On December 22, 2017, President Donald Trump signed into law the Tax Cuts and Jobs Act, touted as the most significant overhaul of the U.S. tax code in the last 30 years. Gordon Food Service Commercial Segment Manager Doug Owens and Director of Tax and Treasury Michelle Higginson explore the most significant implications of the legislation for foodservice operators.
Owens: Michelle, when did the tax changes go into effect?
Higginson: Generally, most provisions went into effect January 1, 2018. On the individual side, employers had until February 15 to update to the new income-tax withholding tables that determine the net pay their employees take home each pay period.
Owens: What changes have the most potential impact for operators?
Higginson: There are two key provisions we want to highlight for operators, having to do with “bonus depreciation” and rate reductions—in particular, the impact for pass-through entities.
Owens: Let’s take them in turn. What does bonus depreciation refer to?
Higginson: Under the new law, businesses can take advantage of full expensing—that is, they can depreciate (deduct) 100 percent of their investment in qualifying assets in the year they are purchased.
Another change: 100 percent depreciation now applies to the purchase of used qualifying assets as well as new.
Let’s say you go out and buy $100,000 of kitchen equipment in 2018. You can deduct that full amount on your 2018 taxes. Not having to wait on the tax benefit over time results in a real-time value of money benefit for you.
Another significant nuance is that this provision is actually retroactive to September 27, 2017. So any qualifying property you acquired and placed in service after that date can be fully expensed. The law provides for 100 percent depreciation until 2023, when it will be reduced by 20 percentage points each year, until it is eliminated in 2027.
Owens: That seems like an investment opportunity for owners looking to improve their operations. What about rate reductions and the impact on pass-through entities—how can that benefit operators?
Higginson: The Tax Cuts and Jobs Act lowered the corporate income tax from 35 percent to 21 percent. However, most small businesses tend not to be structured as corporations. They are organized as pass-through, or flow-through, entities: instead of the business paying tax on its own income, the profit (or loss) is passed through to the owner, who reports it on his/her personal tax return.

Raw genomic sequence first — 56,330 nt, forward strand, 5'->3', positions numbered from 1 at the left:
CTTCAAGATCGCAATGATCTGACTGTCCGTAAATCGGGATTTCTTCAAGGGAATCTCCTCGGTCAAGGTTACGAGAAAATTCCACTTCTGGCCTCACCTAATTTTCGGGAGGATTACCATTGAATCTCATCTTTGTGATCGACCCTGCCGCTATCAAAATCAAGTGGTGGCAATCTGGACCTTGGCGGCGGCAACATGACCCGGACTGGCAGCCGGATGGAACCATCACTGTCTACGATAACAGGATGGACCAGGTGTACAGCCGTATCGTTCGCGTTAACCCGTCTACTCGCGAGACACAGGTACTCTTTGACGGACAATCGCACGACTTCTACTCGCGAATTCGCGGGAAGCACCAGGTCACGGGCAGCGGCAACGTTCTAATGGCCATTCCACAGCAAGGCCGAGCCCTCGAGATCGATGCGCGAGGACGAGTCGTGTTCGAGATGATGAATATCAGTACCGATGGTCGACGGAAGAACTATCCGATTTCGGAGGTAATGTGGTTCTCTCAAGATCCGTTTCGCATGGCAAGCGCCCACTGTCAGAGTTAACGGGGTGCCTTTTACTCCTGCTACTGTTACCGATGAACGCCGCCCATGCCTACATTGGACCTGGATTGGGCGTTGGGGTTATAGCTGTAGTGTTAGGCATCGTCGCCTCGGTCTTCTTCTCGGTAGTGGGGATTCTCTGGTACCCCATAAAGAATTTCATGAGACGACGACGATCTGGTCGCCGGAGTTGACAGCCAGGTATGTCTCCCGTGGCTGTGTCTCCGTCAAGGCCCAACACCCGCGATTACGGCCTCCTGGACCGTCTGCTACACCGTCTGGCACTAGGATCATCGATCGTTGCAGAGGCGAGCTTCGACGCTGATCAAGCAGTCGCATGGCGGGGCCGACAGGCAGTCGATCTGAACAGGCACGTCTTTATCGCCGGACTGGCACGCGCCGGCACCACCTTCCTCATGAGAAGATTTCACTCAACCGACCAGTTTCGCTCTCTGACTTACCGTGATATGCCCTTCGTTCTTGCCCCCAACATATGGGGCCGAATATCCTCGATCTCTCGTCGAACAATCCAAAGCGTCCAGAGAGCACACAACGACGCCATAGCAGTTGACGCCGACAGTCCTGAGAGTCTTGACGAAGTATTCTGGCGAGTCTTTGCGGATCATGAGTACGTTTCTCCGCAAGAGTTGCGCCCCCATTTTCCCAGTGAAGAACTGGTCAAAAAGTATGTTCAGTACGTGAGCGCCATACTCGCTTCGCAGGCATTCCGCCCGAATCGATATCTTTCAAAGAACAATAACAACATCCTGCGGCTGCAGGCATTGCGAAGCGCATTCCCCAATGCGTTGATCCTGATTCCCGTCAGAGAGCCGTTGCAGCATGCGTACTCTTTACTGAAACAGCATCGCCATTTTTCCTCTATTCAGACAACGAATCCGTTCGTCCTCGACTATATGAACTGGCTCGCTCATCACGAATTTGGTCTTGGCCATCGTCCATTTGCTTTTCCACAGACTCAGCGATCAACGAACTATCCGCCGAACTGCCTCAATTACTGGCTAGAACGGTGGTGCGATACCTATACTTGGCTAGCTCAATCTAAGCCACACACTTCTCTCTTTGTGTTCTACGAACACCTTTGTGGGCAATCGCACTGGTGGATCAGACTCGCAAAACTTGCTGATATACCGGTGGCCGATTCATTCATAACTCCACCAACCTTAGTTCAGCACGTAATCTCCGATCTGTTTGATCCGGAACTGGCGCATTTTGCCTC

While there were some reductions for personal income, it is still generally taxed at a higher rate than the new 21 percent corporate rate. So several members of Congress made a big push to extend tax benefits to the individual owners and operators of these pass-through businesses.
In the final bill, the majority of these companies get to deduct 20 percent of their pass-through income. That doesn’t get them all the way to the new corporate tax rate, but it gets them closer. It can be a significant savings for S corporations, LLCs, sole proprietorships and other pass-through businesses.
Owens: Does that make one business structure better than another for foodservice operators?
Higginson: Not necessarily. It’s just that corporate and pass-through structures are now much closer in parity, with the corporate rate now being lower versus the flip side. So it changes the considerations for organizing as one legal entity versus the other. Of course, there are many other factors to consider in structuring your business.
Owens: What should operators do to see if they can take advantage of these changes?
Higginson: As with any tax matter, operators should consult with their tax adviser or accountant to determine the impact of the new reforms on their business. Knowing all your facts and circumstances may enable your advisor to quickly determine whether it would benefit you to purchase new assets or convert your business structure. So it’s well worth the nominal investment.
This material has been prepared for informational purposes only and is not intended to provide, and should not be relied on, for accounting, tax or legal advice. You should consult your own accounting, tax and legal advisers.